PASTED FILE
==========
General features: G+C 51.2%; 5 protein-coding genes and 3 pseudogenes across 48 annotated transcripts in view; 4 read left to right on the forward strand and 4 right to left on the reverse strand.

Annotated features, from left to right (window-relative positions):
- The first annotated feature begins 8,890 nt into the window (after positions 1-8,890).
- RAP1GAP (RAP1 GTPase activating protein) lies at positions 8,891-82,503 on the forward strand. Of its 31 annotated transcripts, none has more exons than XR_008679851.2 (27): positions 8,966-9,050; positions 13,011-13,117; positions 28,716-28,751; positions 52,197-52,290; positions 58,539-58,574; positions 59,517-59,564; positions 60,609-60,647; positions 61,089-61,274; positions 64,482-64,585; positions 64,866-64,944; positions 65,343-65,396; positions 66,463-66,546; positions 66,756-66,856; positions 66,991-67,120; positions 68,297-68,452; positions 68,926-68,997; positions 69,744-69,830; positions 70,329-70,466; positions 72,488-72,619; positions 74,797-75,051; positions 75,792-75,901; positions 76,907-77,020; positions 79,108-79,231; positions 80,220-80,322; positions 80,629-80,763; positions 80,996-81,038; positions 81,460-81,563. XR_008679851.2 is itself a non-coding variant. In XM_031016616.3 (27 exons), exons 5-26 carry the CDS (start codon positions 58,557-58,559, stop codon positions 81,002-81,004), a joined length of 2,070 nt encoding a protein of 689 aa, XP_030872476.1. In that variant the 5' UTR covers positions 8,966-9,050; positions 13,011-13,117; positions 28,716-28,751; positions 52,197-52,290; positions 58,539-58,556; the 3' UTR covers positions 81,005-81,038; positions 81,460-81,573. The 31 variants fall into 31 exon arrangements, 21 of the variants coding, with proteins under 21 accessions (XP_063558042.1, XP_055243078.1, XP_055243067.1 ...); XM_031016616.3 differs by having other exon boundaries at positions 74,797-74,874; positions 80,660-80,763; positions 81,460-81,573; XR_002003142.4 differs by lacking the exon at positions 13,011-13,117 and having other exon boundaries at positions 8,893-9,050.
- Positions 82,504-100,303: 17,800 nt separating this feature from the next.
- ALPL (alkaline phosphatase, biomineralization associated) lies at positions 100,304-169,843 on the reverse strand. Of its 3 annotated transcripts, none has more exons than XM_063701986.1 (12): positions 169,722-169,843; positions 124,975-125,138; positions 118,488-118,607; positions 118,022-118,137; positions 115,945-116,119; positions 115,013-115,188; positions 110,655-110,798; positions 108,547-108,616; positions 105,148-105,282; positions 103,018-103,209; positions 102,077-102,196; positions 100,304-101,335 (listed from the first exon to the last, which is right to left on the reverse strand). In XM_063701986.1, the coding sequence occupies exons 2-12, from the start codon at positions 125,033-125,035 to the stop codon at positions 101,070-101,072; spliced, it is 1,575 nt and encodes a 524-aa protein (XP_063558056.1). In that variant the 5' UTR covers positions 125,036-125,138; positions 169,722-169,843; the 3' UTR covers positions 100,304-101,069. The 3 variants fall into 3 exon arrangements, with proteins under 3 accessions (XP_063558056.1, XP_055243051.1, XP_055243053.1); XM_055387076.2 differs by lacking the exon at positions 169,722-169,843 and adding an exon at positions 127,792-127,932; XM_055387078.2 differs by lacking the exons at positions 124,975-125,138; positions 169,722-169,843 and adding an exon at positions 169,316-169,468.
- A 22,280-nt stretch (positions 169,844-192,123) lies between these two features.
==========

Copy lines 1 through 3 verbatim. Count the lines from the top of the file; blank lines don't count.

General features: G+C 51.2%; 5 protein-coding genes and 3 pseudogenes across 48 annotated transcripts in view; 4 read left to right on the forward strand and 4 right to left on the reverse strand.

Annotated features, from left to right (window-relative positions):
- The first annotated feature begins 8,890 nt into the window (after positions 1-8,890).